The Red Cross announced it will install 11 medical posts in Cartago, the old colonial capital east of San José, to assist Catholics that will walk to the Basilica de los Ángeles next Tuesday. The annual Costa Rican pilgrimage, known as the Romería, honors a small statue of the Virgin Mary, called La Negrita, which some believe possesses miraculous powers.
Authorities told the daily La Nacíon that they expect two million romeros, or pilgrims, this year. A Red Cross post has already opened at the basilica, which will provide assistance and treatment to pilgrims exhausted from the 22 kilometer journey.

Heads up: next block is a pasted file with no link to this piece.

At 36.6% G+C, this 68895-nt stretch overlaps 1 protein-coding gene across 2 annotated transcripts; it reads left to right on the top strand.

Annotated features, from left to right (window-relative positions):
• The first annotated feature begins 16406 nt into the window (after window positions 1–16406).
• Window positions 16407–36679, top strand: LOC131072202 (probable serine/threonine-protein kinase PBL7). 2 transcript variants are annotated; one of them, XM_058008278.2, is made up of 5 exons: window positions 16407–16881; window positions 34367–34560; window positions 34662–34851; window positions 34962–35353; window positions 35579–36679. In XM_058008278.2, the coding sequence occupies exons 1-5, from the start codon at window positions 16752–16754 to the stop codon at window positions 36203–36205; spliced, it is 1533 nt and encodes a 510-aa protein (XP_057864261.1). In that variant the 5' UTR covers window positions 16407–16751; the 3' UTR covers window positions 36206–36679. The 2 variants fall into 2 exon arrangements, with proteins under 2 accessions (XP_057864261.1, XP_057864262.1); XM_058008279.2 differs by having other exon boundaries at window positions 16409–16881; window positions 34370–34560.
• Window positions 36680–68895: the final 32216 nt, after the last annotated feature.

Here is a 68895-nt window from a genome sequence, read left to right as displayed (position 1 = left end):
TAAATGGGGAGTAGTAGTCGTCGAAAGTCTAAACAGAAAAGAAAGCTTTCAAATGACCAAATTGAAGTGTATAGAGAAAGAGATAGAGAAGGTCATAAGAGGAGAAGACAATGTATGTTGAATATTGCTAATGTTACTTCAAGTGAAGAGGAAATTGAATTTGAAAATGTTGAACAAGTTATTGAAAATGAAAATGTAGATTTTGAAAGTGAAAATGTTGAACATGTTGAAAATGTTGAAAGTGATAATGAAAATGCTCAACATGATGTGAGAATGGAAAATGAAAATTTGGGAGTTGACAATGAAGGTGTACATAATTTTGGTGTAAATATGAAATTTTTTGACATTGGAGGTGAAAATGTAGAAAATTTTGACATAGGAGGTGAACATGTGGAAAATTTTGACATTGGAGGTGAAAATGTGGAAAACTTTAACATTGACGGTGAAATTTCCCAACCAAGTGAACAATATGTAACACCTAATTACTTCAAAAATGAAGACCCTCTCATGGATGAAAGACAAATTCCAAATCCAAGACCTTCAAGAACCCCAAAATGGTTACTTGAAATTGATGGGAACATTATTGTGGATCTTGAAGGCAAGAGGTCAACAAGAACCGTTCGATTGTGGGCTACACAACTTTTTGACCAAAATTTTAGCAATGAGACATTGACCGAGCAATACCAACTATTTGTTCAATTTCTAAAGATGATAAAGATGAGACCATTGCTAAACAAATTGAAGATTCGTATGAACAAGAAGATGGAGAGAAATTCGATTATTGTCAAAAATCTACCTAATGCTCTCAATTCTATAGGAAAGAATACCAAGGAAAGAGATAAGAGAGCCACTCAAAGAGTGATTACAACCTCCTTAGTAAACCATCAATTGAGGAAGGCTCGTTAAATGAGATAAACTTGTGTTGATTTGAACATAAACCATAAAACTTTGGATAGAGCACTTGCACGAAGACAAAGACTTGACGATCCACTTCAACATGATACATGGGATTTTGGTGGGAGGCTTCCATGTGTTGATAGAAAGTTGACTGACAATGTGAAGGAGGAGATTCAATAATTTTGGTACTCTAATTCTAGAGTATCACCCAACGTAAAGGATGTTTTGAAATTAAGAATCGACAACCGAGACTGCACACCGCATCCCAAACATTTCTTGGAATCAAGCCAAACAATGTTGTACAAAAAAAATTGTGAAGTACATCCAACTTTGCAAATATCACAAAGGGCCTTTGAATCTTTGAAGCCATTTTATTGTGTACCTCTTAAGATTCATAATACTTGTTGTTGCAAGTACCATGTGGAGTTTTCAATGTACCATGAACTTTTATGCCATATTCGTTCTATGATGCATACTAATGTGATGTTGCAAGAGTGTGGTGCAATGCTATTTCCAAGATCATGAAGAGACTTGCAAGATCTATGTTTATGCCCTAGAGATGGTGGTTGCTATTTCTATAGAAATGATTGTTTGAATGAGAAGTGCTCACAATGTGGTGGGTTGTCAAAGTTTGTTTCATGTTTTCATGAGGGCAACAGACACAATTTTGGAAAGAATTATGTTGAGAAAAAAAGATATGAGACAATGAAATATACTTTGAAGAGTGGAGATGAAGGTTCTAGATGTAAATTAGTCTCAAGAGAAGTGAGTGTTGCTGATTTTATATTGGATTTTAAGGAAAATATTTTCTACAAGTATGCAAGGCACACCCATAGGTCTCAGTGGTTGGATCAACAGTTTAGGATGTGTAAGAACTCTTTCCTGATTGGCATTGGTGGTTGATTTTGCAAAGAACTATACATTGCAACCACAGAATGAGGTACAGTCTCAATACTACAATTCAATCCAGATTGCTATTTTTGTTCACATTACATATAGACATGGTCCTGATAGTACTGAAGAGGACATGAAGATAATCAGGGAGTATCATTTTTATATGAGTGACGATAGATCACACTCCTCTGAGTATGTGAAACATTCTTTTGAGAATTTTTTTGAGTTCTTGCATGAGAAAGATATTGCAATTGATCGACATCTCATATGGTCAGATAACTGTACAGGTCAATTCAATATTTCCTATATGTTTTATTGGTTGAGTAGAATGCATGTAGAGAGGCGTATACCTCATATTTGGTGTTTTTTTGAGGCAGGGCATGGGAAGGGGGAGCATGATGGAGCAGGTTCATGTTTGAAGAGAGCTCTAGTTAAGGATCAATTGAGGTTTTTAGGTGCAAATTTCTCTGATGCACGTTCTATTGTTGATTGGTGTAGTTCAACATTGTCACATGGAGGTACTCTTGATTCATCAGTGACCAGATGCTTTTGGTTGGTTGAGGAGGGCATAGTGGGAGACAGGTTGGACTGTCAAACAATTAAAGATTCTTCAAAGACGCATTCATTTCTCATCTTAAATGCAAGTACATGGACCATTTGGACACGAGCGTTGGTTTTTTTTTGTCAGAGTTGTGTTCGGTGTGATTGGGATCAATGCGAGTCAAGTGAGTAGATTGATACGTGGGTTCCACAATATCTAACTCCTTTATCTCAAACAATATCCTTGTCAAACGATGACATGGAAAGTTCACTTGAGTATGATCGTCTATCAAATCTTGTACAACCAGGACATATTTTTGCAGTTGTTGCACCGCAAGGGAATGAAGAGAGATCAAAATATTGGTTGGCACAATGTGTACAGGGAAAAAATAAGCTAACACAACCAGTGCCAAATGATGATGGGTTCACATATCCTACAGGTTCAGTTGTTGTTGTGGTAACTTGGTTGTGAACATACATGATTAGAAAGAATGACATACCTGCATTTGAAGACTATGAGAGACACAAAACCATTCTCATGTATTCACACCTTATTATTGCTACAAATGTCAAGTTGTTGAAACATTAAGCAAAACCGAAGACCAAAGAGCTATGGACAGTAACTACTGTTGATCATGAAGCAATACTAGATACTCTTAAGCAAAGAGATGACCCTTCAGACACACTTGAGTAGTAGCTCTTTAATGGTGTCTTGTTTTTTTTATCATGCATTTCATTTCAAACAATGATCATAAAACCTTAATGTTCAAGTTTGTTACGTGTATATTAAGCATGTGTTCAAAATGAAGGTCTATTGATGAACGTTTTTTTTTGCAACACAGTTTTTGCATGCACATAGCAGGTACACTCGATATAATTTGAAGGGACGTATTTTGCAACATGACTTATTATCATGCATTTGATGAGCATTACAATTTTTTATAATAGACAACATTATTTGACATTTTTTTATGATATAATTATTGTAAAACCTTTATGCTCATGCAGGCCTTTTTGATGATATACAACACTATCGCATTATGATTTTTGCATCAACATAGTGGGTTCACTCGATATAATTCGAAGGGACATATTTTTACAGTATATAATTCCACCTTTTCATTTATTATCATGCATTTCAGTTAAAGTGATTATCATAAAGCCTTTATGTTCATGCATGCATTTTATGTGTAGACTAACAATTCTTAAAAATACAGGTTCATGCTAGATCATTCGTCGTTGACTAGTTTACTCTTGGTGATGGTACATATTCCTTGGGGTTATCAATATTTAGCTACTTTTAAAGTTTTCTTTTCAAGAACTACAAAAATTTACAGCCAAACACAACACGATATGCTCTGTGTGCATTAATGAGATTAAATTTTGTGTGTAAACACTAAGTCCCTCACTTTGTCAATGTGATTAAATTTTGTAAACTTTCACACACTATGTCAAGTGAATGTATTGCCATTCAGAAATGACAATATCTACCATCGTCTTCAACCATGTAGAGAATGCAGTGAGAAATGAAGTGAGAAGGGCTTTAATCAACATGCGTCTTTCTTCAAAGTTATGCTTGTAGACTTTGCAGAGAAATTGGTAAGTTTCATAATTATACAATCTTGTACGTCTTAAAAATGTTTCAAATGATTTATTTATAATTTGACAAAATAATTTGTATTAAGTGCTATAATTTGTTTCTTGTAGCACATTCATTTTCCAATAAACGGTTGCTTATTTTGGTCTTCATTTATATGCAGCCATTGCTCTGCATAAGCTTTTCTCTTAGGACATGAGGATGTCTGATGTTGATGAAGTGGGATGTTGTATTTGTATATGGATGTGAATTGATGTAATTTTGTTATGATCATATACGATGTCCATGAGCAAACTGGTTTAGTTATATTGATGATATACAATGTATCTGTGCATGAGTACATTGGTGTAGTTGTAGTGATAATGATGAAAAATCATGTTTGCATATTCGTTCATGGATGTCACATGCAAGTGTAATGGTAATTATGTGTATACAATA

People have marched to the basilica each year for the past 228 years, except for 2009, when it was cancelled due to the H1N1 flu virus. The majority of participants will leave start the pilgrimage Monday for a morning mass on Aug. 2, but some are already on their way. In the past, they’ve arrived from as far as Panama or Guanacaste, via horseback, bikes, or even while crawling.
The Red Cross told La Nacíon that 150 volunteers will aid the pilgrims this year.
In addition to the basilica, the other ten locations offering aid to the romeros will open Saturday. For those trekking from San José, posts can be found at the Antigua Galera, and Alto de Ochomogo y Taras.
There will be posts in Juan Viñas, Cervantes, and Paraíso for people trudging from Turrialba, the Caribbean slope town.
Just north of Cartago, the Red Cross will provide aid at the Alto de Cristo and at the fork between Tierra Blanca and Pacayas. Red Cross posts also can be found along the Interamerican Highway in Cangreja and Emplame.